OCEAN: RESEARCH ARTICLE
In mid-November 2013, Cyclone Cleopatra tore through the Italian island Sardinia, exacting long lasting damage in a matter of hours. The intense extratropical cyclone poured almost 18 inches of rain in an hour and a half and nearly destroyed this beloved western Mediterranean tourist destination. When rivers broke their banks it caused flash floods that swept away cars, washed bridges out and took the lives of at least 18 people.
A cyclone, by definition, is a system of winds that rotate around a low pressure area. They belong to a low pressure storm family that are categorized as cyclones, typhoons or hurricanes depending on geographical region. There are a variety of cyclone magnitudes ranging from mild to severe, with the largest of the low pressure systems being cold core and, as in this circumstance, extratropical. These mid-latitude cyclones can occur any time and are present in both hemispheres, and during the winter and when severe they are generally called “nor’easters.” Extratropical cyclones form as waves along weather fronts, and favor warm sea surface temperatures and atmospheric instability. Cyclone Cleopatra developed from northern cold air entering the Mediterranean and interacting with humid warm air, and because of increased sea surface temperatures due to climate change, it is highly possible that global warming strengthened this system since the difference between air and water temperature would be larger than before.
There was no choice by Italian officials other than to declare a state of emergency for this region within 24 hours of Cyclone Cleopatra’s commencement. It has been estimated that over 2,000 people had been affected by this natural disaster and £17 million for emergency relief has been allocated by the Italian government. The northeastern port city Olbia was among the most severely hit, and areas had been submerged in almost 10 feet of water-ruining roads and destroying homes. For comparison, the amount of water that fell in 90 minutes is comparable to the rainfall in the city of Milan over 6 months. A local mayor deemed the storm “apocalyptic,” and experts have stated that this locale has not experienced a storm of this calibre in centuries. Other towns were hit by heavy rains as well coupled with gale force winds, and the heavy rains continued to threaten other parts of Italy, including Rome and Venice, while moving east days later.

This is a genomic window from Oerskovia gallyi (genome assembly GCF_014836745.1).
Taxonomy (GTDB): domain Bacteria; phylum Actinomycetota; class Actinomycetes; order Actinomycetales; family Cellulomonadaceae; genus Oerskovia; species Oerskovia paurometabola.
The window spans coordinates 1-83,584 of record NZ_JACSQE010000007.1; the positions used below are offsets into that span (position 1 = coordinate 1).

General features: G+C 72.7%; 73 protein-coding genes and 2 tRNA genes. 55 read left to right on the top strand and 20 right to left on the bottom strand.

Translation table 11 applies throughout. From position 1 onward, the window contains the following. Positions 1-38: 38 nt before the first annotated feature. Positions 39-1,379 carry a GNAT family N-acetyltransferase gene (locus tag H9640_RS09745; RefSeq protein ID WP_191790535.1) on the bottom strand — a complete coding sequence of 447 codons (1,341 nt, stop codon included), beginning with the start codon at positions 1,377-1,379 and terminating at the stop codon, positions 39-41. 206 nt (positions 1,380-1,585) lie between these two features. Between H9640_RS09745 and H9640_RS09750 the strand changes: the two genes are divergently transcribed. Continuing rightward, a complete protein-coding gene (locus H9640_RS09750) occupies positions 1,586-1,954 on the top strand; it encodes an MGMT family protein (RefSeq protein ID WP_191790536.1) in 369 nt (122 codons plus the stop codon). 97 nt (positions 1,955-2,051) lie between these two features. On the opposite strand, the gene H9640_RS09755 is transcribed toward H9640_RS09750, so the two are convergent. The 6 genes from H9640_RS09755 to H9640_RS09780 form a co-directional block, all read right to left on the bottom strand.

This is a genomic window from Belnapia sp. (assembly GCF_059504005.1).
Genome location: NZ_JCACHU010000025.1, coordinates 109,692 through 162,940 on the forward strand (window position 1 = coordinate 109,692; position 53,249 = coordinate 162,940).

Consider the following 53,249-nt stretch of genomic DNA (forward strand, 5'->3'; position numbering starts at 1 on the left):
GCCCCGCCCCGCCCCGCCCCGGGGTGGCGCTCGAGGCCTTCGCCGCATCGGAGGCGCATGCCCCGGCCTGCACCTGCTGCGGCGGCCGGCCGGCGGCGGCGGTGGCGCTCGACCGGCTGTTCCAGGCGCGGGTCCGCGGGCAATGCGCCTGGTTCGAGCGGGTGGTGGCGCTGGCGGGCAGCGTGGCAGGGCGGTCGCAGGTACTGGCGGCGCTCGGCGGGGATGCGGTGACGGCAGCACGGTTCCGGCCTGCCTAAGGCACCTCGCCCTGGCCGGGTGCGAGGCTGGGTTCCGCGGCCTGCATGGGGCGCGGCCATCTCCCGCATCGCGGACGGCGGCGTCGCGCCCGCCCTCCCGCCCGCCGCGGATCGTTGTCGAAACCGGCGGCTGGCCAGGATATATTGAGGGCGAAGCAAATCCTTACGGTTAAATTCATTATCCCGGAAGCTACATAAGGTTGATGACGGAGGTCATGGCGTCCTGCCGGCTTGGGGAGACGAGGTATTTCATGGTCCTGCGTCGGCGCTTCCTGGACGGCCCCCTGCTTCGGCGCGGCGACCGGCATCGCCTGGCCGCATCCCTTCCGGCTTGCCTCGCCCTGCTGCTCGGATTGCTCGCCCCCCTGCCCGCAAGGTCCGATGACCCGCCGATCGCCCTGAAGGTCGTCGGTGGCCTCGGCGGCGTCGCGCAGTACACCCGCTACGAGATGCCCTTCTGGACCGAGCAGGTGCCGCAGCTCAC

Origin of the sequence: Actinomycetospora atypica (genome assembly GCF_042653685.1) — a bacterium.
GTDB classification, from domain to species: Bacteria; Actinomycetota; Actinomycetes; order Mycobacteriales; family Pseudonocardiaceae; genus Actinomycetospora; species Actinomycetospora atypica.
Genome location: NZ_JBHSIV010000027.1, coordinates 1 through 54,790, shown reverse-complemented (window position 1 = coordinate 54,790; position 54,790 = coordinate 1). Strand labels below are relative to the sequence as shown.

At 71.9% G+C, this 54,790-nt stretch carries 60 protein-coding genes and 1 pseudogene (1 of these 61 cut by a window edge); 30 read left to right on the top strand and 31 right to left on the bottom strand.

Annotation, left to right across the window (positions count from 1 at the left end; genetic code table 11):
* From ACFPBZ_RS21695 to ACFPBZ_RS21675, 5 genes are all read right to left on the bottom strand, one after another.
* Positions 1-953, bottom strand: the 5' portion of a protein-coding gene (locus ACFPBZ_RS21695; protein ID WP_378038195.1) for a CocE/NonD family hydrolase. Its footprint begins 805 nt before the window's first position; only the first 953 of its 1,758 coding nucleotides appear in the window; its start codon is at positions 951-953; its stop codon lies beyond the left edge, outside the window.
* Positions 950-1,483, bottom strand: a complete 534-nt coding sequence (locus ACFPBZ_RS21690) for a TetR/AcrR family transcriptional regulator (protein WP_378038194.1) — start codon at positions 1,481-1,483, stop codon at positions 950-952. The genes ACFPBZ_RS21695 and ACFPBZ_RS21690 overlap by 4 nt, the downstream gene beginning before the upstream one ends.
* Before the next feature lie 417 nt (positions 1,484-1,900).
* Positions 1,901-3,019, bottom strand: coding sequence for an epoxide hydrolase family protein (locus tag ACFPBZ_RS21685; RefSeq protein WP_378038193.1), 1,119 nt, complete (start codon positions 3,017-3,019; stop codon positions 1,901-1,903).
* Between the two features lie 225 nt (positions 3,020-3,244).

The geography of Sardinia has been devastated by Cyclone Cleopatra with its heavy rainfall and winds up to 58 mile per hour. Crops were ripped up and mud was spread across the landscape, which will affect agriculture production indefinitely in the region. Sardinia’s road and bridge infrastructure have been broken and severely damaged. This will not only impede access for relief efforts in the area but also yield the high priority task of rebuilding and repairing immediately. Italy has been in a fiscal recession for over two years, so these responsibilities may have unforeseen consequence by taking a higher toll on the unstable government and complicating restoration plans.
There are bureaucratic complications to this tragedy as well. Italy has experienced more than two years of recession so may not be well prepared to deal with this unexpected crisis financially. An alert system was in effect but the efficiency of it is questionable since evacuation orders had been ignored and it has been said that the weather predictions were understated. Though this event was due to a variety of factors, the risk was said to have been heightened by faulty construction of buildings, especially in coastal areas, and need for better emergency planning.
Needless to say that Cyclone Cleopatra has left a long road of healing and repair for the people of Sardinia. With climate change being very real, and the anthropogenic contributions to it, the potential of this or storms like this occurring again seems to be likely. Hopefully better, advanced preparations for these devastating natural disasters will minimize future detrimental effects and mortalities.
Thank You to OCEAN Researcher Brigid McKenna
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